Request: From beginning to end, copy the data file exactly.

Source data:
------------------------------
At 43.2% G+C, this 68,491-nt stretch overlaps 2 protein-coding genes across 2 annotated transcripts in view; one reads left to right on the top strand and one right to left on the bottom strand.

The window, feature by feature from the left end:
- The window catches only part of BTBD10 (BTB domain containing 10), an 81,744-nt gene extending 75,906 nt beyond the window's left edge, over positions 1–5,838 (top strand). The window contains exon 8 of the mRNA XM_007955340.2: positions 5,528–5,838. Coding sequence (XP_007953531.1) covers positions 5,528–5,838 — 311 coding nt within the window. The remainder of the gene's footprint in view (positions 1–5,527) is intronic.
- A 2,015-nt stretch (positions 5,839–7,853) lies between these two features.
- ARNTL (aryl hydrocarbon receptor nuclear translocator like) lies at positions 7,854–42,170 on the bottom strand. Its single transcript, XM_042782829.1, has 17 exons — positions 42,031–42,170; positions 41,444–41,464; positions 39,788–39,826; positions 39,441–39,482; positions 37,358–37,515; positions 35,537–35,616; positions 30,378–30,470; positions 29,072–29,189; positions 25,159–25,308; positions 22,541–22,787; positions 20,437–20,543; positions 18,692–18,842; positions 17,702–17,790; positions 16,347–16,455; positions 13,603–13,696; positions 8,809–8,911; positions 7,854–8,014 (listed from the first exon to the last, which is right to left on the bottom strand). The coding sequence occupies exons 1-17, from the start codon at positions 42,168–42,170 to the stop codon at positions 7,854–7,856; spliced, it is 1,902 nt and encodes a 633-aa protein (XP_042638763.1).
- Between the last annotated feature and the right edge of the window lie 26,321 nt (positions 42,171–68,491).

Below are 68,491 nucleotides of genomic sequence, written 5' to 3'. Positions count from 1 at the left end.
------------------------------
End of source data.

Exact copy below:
At 43.2% G+C, this 68,491-nt stretch overlaps 2 protein-coding genes across 2 annotated transcripts in view; one reads left to right on the top strand and one right to left on the bottom strand.

The window, feature by feature from the left end:
- The window catches only part of BTBD10 (BTB domain containing 10), an 81,744-nt gene extending 75,906 nt beyond the window's left edge, over positions 1–5,838 (top strand). The window contains exon 8 of the mRNA XM_007955340.2: positions 5,528–5,838. Coding sequence (XP_007953531.1) covers positions 5,528–5,838 — 311 coding nt within the window. The remainder of the gene's footprint in view (positions 1–5,527) is intronic.
- A 2,015-nt stretch (positions 5,839–7,853) lies between these two features.
- ARNTL (aryl hydrocarbon receptor nuclear translocator like) lies at positions 7,854–42,170 on the bottom strand. Its single transcript, XM_042782829.1, has 17 exons — positions 42,031–42,170; positions 41,444–41,464; positions 39,788–39,826; positions 39,441–39,482; positions 37,358–37,515; positions 35,537–35,616; positions 30,378–30,470; positions 29,072–29,189; positions 25,159–25,308; positions 22,541–22,787; positions 20,437–20,543; positions 18,692–18,842; positions 17,702–17,790; positions 16,347–16,455; positions 13,603–13,696; positions 8,809–8,911; positions 7,854–8,014 (listed from the first exon to the last, which is right to left on the bottom strand). The coding sequence occupies exons 1-17, from the start codon at positions 42,168–42,170 to the stop codon at positions 7,854–7,856; spliced, it is 1,902 nt and encodes a 633-aa protein (XP_042638763.1).
- Between the last annotated feature and the right edge of the window lie 26,321 nt (positions 42,171–68,491).

Below are 68,491 nucleotides of genomic sequence, written 5' to 3'. Positions count from 1 at the left end.